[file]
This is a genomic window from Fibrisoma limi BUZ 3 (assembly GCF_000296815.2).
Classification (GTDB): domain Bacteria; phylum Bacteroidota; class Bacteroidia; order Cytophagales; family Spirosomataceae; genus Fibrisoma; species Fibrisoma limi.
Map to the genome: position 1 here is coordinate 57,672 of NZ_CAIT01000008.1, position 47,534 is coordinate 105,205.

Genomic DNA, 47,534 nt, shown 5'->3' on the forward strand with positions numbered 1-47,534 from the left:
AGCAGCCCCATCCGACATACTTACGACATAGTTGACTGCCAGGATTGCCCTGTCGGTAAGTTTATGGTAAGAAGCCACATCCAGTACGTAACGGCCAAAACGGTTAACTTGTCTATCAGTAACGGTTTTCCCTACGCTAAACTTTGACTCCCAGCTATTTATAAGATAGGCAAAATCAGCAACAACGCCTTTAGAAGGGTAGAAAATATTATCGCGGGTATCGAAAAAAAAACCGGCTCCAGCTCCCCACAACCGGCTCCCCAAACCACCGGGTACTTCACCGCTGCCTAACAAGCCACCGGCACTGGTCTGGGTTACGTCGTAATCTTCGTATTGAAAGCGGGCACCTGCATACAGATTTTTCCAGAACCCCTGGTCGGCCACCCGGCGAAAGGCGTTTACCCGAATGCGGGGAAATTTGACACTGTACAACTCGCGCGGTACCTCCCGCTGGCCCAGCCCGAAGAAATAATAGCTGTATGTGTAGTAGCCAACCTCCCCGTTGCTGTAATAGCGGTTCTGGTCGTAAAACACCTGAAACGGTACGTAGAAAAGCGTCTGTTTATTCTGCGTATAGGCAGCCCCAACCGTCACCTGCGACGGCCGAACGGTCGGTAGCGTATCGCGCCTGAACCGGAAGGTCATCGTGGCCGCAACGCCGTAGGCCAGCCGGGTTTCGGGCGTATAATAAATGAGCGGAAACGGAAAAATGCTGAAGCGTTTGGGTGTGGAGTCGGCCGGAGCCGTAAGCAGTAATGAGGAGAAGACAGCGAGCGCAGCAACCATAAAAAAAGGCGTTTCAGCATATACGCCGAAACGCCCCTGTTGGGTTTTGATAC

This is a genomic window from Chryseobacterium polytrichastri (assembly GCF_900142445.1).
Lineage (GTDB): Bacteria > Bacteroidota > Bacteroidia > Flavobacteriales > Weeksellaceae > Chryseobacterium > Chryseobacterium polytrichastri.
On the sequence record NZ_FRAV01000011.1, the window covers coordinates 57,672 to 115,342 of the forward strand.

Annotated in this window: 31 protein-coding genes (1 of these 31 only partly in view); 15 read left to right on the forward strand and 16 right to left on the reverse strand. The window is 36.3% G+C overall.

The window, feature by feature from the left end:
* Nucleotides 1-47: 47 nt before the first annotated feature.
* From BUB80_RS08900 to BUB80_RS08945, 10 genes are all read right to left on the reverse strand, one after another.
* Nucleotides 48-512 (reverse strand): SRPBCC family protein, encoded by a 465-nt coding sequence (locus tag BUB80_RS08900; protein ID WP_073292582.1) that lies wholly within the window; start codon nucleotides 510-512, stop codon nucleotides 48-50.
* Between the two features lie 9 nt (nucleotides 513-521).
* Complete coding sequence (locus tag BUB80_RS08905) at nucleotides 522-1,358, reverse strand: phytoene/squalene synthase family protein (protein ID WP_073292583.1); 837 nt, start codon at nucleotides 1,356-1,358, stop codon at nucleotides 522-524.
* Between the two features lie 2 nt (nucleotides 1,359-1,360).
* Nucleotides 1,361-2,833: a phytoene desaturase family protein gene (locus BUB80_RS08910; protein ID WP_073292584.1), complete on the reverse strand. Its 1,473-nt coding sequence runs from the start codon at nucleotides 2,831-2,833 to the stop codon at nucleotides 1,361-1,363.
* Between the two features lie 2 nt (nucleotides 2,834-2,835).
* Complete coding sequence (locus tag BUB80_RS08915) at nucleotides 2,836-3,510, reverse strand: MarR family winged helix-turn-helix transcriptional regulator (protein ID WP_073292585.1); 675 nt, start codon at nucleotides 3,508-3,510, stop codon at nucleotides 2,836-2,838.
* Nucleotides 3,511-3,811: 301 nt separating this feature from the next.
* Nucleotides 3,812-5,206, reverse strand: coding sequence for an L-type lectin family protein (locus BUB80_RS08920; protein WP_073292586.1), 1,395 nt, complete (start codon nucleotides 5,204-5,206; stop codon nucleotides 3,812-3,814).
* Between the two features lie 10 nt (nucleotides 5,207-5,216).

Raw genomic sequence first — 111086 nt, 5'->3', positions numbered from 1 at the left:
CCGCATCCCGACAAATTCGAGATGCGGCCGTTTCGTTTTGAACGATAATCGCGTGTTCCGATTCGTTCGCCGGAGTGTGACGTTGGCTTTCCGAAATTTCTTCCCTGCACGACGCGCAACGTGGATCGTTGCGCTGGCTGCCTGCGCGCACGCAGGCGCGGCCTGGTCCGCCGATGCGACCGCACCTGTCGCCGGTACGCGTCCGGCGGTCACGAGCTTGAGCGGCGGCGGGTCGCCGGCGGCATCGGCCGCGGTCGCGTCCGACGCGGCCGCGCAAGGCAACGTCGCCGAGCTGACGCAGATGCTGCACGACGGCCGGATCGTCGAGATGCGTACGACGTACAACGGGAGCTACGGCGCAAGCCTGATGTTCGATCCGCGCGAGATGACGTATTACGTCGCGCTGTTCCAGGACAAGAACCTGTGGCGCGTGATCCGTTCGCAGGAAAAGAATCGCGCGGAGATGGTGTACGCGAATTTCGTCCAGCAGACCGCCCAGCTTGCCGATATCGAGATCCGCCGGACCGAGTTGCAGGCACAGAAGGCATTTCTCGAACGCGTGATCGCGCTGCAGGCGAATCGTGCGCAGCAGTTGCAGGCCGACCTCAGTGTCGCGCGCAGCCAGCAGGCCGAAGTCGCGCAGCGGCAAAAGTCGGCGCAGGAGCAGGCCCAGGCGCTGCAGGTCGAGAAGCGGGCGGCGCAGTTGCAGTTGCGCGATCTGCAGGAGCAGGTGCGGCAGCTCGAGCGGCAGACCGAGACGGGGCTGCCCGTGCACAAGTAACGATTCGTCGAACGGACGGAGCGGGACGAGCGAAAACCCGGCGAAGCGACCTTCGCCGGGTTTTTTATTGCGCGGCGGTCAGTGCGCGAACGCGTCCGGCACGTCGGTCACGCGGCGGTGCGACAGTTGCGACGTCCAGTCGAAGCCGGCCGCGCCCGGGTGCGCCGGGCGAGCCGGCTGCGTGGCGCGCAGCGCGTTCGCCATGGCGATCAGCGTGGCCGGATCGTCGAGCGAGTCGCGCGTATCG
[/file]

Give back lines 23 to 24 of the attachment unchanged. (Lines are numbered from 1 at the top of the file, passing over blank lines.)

Raw genomic sequence first — 111086 nt, 5'->3', positions numbered from 1 at the left:
CCGCATCCCGACAAATTCGAGATGCGGCCGTTTCGTTTTGAACGATAATCGCGTGTTCCGATTCGTTCGCCGGAGTGTGACGTTGGCTTTCCGAAATTTCTTCCCTGCACGACGCGCAACGTGGATCGTTGCGCTGGCTGCCTGCGCGCACGCAGGCGCGGCCTGGTCCGCCGATGCGACCGCACCTGTCGCCGGTACGCGTCCGGCGGTCACGAGCTTGAGCGGCGGCGGGTCGCCGGCGGCATCGGCCGCGGTCGCGTCCGACGCGGCCGCGCAAGGCAACGTCGCCGAGCTGACGCAGATGCTGCACGACGGCCGGATCGTCGAGATGCGTACGACGTACAACGGGAGCTACGGCGCAAGCCTGATGTTCGATCCGCGCGAGATGACGTATTACGTCGCGCTGTTCCAGGACAAGAACCTGTGGCGCGTGATCCGTTCGCAGGAAAAGAATCGCGCGGAGATGGTGTACGCGAATTTCGTCCAGCAGACCGCCCAGCTTGCCGATATCGAGATCCGCCGGACCGAGTTGCAGGCACAGAAGGCATTTCTCGAACGCGTGATCGCGCTGCAGGCGAATCGTGCGCAGCAGTTGCAGGCCGACCTCAGTGTCGCGCGCAGCCAGCAGGCCGAAGTCGCGCAGCGGCAAAAGTCGGCGCAGGAGCAGGCCCAGGCGCTGCAGGTCGAGAAGCGGGCGGCGCAGTTGCAGTTGCGCGATCTGCAGGAGCAGGTGCGGCAGCTCGAGCGGCAGACCGAGACGGGGCTGCCCGTGCACAAGTAACGATTCGTCGAACGGACGGAGCGGGACGAGCGAAAACCCGGCGAAGCGACCTTCGCCGGGTTTTTTATTGCGCGGCGGTCAGTGCGCGAACGCGTCCGGCACGTCGGTCACGCGGCGGTGCGACAGTTGCGACGTCCAGTCGAAGCCGGCCGCGCCCGGGTGCGCCGGGCGAGCCGGCTGCGTGGCGCGCAGCGCGTTCGCCATGGCGATCAGCGTGGCCGGATCGTCGAGCGAGTCGCGCGTATCG